• Union of Education Norway shall strive to protect the interests of its members in issues regarding salaries, working conditions, and in professional matters  and in relation to educational policies.
  • Union of Education Norway shall strive to provide children, adolescents and adults with quality education and training and work to make education play a vital role in society.

Information channels

Our website provides information on the union and its activities, its publications, information on salaries, agreements and issues relating to the profession.

Union of Education Norway publishes a professional trade union journal called ‘Utdanning’ (Education), in addition to the professional journals ‘Bedre Skole’ (Better School – the relationship between profession and research), ‘Første Steg’ (First Step – especially for early childhood education) and ‘Yrke’ (Trade – especially for VET).

The union also arranges an array of workshops and conferences for  members and non-members.  Union of Education Norway can be found on Facebook, Twitter and other social media.

Union of Education Norway on Facebook

Union of Education Norway on Twitter

International work

Union of Education Norway has a significant international engagement both in international solidarity work and work in or in relation to international organisations.  Much of our  international work is channelled through or connected to work in Education International (EI), www.ei-ie.org.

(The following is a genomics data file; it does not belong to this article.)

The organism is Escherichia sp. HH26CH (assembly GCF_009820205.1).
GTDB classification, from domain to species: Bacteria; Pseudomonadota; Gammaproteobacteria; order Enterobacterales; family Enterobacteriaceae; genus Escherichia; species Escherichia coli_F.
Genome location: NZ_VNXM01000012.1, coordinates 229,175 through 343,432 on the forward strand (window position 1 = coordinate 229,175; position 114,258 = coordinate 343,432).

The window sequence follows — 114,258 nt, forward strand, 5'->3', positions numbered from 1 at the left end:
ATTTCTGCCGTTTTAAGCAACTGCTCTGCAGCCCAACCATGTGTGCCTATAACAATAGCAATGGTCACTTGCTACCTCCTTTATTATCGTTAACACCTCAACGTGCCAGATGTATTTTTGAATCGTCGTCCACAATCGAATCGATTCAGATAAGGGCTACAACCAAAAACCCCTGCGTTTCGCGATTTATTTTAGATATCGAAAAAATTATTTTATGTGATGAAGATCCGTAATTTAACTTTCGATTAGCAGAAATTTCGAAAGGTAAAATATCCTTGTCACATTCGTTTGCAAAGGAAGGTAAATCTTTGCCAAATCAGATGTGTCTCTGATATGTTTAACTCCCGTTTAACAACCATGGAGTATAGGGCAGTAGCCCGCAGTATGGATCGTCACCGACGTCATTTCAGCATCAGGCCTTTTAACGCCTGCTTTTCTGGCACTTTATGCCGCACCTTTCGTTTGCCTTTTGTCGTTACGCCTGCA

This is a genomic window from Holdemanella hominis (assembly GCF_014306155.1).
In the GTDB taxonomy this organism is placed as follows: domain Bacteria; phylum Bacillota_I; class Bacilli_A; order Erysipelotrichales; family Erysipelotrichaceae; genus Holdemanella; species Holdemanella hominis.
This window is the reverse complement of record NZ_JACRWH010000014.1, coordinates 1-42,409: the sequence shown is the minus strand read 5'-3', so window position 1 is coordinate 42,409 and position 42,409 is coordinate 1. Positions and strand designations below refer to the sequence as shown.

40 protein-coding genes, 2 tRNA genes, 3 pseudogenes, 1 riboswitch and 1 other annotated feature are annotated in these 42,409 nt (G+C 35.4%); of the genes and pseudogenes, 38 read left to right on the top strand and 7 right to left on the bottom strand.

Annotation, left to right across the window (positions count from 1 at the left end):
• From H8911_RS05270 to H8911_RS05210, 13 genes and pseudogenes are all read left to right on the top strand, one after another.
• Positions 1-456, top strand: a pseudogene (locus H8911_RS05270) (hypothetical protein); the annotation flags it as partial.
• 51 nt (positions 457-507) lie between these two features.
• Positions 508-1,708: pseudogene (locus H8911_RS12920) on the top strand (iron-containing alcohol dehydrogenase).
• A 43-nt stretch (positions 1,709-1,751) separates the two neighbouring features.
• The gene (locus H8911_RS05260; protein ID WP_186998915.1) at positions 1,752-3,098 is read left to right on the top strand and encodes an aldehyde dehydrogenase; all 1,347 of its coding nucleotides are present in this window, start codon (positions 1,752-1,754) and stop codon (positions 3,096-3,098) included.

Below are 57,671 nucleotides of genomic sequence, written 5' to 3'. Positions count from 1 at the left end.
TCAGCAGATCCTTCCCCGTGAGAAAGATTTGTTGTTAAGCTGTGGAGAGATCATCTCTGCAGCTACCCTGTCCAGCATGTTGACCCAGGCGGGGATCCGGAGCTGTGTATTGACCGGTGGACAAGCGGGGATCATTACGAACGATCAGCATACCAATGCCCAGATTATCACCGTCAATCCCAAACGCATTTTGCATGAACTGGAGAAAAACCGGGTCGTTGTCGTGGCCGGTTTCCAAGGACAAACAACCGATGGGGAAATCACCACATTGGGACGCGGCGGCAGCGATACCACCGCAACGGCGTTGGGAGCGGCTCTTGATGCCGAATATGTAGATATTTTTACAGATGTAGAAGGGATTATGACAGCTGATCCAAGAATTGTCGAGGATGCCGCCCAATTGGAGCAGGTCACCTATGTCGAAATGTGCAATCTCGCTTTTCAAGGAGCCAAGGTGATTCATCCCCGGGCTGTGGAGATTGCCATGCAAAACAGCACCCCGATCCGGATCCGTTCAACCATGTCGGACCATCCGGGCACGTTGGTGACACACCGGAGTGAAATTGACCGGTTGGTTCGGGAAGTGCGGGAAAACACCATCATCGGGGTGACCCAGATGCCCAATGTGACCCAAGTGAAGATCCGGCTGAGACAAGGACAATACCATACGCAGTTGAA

Unio – our union centre

Union of Education Norway is a member of Unio (the Confederation of Unions for Professionals, Norway), with over 320.000 members. Unio is responsible for central salary negotiations and agreements.

In addition to Union of Education Norway, Unio has eleven member unions that include the Norwegian Nurses’ Organization, the Norwegian Association of Researchers, the Norwegian Police Federation, the Norwegian Physiotherapist Association, the Norwegian Ergonomics Association, the Church of Norway Pastors’ Association, the Norwegian University or College Graduate Union, the Norwegian Association of Deacons, the Association of Tax Accountants, the Norwegian Society of Radiographers and the Norwegian Union of Marine Engineers.

For more information, please go to www.unio.no.

Student members

Pedagogstudentene (PS), the association for teacher students, is an affiliate of Union of Education Norway.  Among other goals, PS works to improve the quality of the various types of teacher education and fights for the rights of its members during their years of study. For more information about student members, please visit www.pedagogstudentene.no

The education system in Norway

Children aged 1 to 5 may attend early childhood education, which is voluntary and financed partly by parental payments and government subsidies.

Children aged 6 to 15 attend primary and lower secondary school, which is divided into primary school (age 6 to 12) and lower secondary school (age 13 to 15). All children in Norway have the right and obligation to attend primary and lower secondary school. Primary and lower secondary education is free of charge.

Children aged 6 to 9 may attend the day-care facilities for schoolchildren before and after school hours. The scheme is voluntary and involves part-payment by parents.

Everyone who has completed compulsory education has the right to attend three years of upper secondary education. Upper secondary education and training is voluntary and free of charge. About 96 % of the 16 year cohort starts upper secondary education.

Norway has eight universities and a number of specialised colleges and universities owned by the state. Norway also has a number of private institutions of higher education. Public higher education is free of charge except for a small semester fee which covers expenditures relating to welfare. In private higher education institutions the semester fees might be quite expensive.